For a while now, I’ve been playing with this notion of writing a young-adult novel about carnivals and/or amusement parks. As presently conceived, the book would be an inversion of Ray Bradbury’s “Something Wicked This Way Comes,” re-mixed with H.P. Lovecraft’s “The Shadow over Innsmouth” and set during the American Bicentennial. Just what everybody’s waiting for, I know, but I’m intrigued by the possibilities.
Towards that end, I’ve been doing some preliminary research. There’s certainly good material available online, including:
The best resource, however, has proved to be a book I found in the Berkeley Public Library, “Carnival” by Arthur H. Lewis. In the late 1960s, Lewis spent six months crisscrossing the East Coast through 30 cities and saw some of the most popular midway acts, everything from the legendary “Ape Show,” in which a beautiful woman transforms into a hairy, ravening gorilla right before your very eyes, to “Spaghetti,” a murdered carnie whose family never paid for his burial and whose embalmed cadaver rested for decades in a glass-enclosed coffin in a Laurinburg, NC garage.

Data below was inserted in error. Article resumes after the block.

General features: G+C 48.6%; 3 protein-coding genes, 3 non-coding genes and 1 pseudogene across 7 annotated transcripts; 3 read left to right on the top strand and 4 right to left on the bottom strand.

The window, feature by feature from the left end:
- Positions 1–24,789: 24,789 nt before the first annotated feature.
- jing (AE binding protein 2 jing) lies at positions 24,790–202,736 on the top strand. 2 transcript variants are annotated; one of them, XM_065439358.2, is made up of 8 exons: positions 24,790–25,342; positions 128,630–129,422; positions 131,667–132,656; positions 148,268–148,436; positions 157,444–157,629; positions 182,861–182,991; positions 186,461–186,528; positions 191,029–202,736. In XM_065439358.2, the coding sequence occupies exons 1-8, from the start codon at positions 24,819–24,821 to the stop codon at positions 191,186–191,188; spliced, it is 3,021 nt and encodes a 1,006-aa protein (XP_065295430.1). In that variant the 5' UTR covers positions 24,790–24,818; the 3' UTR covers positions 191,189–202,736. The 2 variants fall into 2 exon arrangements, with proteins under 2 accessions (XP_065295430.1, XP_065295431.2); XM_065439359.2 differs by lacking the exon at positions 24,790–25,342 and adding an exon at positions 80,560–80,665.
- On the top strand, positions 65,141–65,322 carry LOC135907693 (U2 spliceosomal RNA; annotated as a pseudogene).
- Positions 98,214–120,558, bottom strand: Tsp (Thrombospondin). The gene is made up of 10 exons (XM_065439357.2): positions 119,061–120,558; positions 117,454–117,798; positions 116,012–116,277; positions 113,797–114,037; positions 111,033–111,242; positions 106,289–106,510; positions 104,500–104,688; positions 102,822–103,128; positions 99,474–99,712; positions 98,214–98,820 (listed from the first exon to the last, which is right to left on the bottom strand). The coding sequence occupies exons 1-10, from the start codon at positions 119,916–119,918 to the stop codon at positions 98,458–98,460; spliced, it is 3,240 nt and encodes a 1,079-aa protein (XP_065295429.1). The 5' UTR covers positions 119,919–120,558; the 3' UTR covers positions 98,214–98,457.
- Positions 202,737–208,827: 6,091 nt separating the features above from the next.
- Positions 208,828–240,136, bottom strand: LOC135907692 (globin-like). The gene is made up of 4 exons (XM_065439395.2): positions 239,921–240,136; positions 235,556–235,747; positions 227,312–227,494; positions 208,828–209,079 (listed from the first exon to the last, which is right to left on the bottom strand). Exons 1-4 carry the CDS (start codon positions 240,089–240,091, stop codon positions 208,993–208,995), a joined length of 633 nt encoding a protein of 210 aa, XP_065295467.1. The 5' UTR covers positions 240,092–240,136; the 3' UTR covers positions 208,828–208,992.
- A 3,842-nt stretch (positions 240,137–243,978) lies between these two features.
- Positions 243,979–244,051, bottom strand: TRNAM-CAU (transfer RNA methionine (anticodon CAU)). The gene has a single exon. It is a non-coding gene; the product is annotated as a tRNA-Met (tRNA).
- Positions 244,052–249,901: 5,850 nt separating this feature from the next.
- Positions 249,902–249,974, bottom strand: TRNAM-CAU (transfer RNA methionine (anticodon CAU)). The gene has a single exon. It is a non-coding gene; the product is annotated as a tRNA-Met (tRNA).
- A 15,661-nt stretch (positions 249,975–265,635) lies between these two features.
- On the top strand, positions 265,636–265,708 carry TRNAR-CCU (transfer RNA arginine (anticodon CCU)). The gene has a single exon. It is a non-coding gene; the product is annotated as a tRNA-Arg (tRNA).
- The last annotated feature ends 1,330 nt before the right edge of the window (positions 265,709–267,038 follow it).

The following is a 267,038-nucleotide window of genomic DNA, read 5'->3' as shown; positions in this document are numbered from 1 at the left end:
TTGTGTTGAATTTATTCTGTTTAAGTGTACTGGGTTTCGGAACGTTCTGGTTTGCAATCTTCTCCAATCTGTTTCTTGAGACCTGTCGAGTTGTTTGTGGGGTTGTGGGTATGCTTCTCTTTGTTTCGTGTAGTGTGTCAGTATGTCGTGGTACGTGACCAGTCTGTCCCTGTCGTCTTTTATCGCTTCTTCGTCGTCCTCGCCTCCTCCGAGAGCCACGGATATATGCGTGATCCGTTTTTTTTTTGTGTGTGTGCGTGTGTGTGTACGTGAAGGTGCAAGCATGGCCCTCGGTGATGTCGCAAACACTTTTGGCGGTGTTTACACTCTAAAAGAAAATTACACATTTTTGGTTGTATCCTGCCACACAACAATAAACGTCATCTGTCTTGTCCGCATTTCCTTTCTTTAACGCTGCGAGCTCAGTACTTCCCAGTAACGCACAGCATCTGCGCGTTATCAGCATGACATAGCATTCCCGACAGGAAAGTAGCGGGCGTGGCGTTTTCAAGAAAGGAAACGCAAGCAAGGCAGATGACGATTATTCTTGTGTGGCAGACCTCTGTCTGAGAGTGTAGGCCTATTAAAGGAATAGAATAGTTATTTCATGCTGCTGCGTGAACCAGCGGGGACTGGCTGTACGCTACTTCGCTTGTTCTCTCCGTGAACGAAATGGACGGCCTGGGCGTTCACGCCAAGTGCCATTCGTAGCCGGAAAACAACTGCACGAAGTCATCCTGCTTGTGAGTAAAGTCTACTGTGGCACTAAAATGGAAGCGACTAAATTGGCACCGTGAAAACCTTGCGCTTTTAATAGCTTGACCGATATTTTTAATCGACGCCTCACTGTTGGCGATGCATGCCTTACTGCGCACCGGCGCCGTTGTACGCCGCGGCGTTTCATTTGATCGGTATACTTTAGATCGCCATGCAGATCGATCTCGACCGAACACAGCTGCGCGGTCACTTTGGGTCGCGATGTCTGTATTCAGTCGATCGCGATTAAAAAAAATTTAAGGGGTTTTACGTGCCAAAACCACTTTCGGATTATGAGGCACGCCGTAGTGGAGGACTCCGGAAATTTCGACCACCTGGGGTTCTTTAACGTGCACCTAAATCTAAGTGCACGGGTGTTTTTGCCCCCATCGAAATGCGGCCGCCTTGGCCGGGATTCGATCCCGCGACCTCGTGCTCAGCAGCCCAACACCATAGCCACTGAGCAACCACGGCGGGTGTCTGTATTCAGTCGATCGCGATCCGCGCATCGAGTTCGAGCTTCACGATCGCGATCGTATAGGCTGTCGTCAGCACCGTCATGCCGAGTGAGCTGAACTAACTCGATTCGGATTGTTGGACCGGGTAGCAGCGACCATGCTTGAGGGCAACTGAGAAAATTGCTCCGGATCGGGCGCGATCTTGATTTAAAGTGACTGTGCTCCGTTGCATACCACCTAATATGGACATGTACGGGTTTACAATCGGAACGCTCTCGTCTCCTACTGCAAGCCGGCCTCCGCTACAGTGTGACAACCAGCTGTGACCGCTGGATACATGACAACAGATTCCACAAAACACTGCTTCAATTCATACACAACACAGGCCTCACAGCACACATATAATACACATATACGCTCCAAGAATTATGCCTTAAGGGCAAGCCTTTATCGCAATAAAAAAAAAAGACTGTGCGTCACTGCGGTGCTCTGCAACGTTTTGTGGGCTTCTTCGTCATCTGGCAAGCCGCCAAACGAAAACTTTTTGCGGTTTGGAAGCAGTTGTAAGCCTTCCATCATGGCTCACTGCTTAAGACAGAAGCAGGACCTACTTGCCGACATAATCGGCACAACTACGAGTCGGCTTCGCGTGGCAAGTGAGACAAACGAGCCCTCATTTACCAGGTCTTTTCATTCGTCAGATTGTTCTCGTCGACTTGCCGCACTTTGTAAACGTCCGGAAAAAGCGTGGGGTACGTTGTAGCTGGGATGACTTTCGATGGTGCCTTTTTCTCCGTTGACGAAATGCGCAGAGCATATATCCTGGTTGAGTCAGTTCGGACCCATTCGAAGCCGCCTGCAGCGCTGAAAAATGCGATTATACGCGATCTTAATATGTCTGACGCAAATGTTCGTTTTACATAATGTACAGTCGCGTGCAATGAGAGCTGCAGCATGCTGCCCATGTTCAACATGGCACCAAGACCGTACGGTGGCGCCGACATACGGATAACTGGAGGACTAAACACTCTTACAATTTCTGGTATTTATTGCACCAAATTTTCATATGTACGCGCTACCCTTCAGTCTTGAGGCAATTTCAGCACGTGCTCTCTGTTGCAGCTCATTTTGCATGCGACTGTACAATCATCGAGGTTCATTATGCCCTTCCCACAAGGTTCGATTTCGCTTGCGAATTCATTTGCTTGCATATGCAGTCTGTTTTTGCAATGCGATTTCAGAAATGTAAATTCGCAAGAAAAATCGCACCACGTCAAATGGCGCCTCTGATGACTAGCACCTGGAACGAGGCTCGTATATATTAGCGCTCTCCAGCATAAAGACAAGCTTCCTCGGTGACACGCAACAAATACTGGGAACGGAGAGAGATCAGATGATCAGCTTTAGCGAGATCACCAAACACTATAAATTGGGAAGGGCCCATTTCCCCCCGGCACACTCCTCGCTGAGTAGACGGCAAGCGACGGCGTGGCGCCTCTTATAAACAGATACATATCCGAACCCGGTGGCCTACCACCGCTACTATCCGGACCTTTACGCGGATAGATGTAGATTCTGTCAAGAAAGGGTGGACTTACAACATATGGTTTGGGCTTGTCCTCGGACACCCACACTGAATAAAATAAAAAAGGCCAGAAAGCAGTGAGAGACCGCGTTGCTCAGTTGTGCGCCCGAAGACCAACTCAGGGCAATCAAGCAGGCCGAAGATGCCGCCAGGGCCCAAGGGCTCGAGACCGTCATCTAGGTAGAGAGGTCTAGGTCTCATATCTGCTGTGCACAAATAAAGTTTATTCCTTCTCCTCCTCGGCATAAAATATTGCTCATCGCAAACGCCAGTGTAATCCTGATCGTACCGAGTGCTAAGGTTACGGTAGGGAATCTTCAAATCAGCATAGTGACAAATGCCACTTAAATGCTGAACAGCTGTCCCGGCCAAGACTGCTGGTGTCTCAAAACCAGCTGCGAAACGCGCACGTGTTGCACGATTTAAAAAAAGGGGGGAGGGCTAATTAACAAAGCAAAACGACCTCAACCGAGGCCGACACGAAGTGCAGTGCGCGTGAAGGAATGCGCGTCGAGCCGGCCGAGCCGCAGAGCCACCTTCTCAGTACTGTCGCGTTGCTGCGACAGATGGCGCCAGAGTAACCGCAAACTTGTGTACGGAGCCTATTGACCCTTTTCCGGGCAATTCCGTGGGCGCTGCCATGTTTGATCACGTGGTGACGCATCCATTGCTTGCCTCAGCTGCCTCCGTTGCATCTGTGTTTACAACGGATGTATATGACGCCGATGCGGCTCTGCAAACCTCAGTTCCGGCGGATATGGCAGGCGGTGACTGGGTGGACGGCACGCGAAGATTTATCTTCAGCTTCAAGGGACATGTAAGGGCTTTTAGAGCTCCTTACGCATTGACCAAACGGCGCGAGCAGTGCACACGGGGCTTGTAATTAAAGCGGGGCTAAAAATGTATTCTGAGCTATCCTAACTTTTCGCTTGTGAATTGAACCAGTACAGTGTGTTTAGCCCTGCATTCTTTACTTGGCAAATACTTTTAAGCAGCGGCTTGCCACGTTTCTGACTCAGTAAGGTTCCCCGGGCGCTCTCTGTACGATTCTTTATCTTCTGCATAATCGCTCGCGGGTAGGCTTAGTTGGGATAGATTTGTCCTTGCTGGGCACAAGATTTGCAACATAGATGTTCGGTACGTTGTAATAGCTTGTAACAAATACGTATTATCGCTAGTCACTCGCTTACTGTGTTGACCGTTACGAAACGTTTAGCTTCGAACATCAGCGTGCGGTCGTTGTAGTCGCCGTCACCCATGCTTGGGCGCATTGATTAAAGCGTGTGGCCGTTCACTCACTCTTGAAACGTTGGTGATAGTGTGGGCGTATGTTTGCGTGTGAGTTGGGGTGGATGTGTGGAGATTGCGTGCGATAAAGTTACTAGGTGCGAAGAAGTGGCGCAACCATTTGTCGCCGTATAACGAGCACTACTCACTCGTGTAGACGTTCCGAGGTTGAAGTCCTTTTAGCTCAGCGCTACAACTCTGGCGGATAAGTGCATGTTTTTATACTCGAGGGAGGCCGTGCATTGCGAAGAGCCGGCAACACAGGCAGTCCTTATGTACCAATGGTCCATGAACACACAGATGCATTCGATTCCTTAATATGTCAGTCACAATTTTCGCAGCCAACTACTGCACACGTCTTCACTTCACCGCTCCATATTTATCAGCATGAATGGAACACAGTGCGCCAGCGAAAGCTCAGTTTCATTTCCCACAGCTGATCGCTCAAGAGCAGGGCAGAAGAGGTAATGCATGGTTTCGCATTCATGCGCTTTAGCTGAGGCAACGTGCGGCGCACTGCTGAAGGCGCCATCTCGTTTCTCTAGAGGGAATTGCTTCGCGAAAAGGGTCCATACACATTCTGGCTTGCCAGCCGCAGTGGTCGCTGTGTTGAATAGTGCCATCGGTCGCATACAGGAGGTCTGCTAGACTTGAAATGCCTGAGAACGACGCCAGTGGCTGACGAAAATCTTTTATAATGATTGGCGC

Lewis’s narrative is filled with great details that I wouldn’t have been likely to stumble across elsewhere. Like what it’s like to wrestle a chimp for more than ten seconds. Or how a third-generation tap-dancing donniker man spends his days. Or what exactly a jam auction is. Or how an “Ikey Heyman” axle works on a wheel of fortune.
Intrigued? Well, go hustle up a copy of Lewis’s book, or wait until my fictional version is finished.
The only drawback is that this copy of “Carnival” is now overdue. So I guess I had better sit down tomorrow and take some extensive notes.